Feb. 17 (Bloomberg) -- An Australian lawmaker returned to Melbourne today after being expelled from Malaysia where he was due to hold meetings with politicians, including opposition leader Anwar Ibrahim, as the country gears up for elections.
Independent Senator Nick Xenophon, who said he was detained in Kuala Lumpur yesterday for his pro-democracy views, has previously criticized Malaysia’s democratic processes in Australia’s parliament. Prime Minister Julia Gillard told reporters she was “surprised and disappointed” by the incident.
Malaysian Prime Minister Najib Razak, who must dissolve parliament by April 28 ahead of holding elections, is fighting to retain power for a coalition that has governed the Southeast Asian nation since independence in 1957. Xenophon landed in Kuala Lumpur ahead of a planned visit by a delegation of Australian lawmakers, which is now canceled.
“It’s quite disturbing,” Anwar told reporters in Kuala Lumpur yesterday on the detention of Xenophon, whom he described as a friend. The incident shows “that the government is not prepared for international observers and to have a transparent, clean process” for the elections, he said.
The delegation, which was to include the ruling Labor Party’s Steve Georganas, the Liberal Party’s Mal Washer and the National Party’s John Williams, had been planned two months ago, Xenophon told reporters in Melbourne today. While it wasn’t an official delegation on behalf of the Australian government, it was due to meet Nazri Aziz, Malaysia’s de facto law minister, on Feb. 19, he said.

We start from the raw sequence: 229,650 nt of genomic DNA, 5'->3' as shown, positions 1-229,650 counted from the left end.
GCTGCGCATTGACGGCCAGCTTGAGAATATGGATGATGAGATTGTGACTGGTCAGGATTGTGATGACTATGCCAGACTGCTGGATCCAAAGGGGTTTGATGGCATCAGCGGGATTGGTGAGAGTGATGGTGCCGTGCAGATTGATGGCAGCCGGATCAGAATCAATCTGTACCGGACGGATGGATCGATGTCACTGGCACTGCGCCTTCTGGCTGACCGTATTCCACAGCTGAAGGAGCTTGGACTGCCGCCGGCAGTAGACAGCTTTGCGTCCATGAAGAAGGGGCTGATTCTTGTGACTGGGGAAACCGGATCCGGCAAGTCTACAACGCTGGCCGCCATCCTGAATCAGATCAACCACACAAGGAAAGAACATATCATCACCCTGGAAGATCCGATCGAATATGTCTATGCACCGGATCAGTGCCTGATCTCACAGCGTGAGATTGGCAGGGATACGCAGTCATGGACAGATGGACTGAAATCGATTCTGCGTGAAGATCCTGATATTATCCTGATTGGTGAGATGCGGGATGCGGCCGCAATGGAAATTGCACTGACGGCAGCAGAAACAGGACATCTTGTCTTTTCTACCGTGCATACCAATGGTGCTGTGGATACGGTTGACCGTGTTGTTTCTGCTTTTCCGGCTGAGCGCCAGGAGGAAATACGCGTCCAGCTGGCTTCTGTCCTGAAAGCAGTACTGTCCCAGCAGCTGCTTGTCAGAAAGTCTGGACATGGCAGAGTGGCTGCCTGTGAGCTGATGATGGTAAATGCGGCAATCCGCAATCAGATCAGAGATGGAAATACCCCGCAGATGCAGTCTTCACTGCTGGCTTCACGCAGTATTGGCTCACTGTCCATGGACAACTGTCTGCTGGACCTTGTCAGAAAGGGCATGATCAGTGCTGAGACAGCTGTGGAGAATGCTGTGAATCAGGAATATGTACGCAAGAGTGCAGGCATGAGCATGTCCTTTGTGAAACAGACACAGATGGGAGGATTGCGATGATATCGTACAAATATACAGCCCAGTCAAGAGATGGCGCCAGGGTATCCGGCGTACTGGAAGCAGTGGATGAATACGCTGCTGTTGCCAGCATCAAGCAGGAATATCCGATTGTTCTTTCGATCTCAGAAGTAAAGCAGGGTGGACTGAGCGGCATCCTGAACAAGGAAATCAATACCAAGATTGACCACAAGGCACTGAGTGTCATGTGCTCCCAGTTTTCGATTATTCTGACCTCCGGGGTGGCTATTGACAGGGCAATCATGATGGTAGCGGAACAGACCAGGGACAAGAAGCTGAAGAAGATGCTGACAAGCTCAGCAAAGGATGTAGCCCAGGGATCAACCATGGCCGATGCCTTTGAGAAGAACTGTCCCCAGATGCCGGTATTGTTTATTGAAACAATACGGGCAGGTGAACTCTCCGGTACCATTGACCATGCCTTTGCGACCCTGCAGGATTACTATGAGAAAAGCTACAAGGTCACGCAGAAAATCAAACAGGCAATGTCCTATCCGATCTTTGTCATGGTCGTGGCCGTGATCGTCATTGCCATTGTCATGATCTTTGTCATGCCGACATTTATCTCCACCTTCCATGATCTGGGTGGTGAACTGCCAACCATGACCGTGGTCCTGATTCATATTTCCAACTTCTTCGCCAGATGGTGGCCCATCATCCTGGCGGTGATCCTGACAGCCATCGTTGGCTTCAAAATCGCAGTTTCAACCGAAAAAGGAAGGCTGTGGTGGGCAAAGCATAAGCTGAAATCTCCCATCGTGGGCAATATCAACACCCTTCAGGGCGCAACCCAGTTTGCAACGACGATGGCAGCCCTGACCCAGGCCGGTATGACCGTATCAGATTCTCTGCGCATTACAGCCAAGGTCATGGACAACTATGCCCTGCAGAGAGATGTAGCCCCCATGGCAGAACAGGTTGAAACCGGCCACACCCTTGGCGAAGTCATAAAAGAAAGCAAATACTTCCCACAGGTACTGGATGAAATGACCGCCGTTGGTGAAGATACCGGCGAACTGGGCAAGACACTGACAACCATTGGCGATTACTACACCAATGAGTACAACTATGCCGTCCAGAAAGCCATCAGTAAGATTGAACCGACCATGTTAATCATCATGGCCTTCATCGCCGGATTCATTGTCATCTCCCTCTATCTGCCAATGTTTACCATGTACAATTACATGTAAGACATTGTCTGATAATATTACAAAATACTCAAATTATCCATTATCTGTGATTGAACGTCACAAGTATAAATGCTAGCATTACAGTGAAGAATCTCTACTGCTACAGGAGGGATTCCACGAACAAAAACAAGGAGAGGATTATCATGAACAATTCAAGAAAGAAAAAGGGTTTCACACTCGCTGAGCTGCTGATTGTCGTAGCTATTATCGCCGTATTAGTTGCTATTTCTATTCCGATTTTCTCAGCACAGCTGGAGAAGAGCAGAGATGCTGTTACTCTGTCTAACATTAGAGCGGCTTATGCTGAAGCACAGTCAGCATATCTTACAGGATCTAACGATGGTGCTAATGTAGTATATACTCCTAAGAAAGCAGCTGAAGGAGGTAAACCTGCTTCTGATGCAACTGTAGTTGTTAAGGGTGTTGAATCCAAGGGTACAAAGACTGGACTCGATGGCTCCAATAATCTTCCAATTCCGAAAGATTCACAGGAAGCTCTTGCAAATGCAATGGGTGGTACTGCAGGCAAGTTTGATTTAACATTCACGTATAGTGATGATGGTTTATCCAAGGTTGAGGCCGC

The Malaysian government has “miscalculated because this was going to be a low-key visit,” said Xenophon, who added he has a defamation suit pending against government-backed media in the nation. “It’s spectacularly backfired on them. If it means that more Australians and more people in the region are aware of just how dire the state of Malaysian democracy is, and how it really is at the crossroads, that’s a good thing.”
The lawmakers were scheduled to meet Anwar on Feb. 18, Xenophon said. They also expected to discuss the forthcoming polls with officials from the Election Commission, he said.
The lawmaker from South Australia state said he was told by police upon arrival “they had orders from above, that I was a security risk and I had to be deported,” he told the Australian Broadcasting Corp. in a live phone interview yesterday. Although told by officers he was not allowed to use his mobile phone, they didn’t confiscate it, he said.
Xenophon today said he met with Anwar in Australia in 2010 and last year as an observer attended his trial for sodomy, in which Anwar was acquitted. Xenophon’s been placed on a watchlist and is banned from re-entering the country, he said.
“We made immediate and strenuous representations on his behalf, not only in relation to him being detained but in terms of him being allowed to be in Malaysia,” Gillard told reporters in Melbourne today. “Clearly we didn’t succeed. We continue to pursue this issue with the Malaysian government.”
The senator was denied entry for violating Malaysian law during a previous visit, Malaysia’s immigration department said yesterday, claiming that Xenophon participated in an illegal street protest in Kuala Lumpur last year.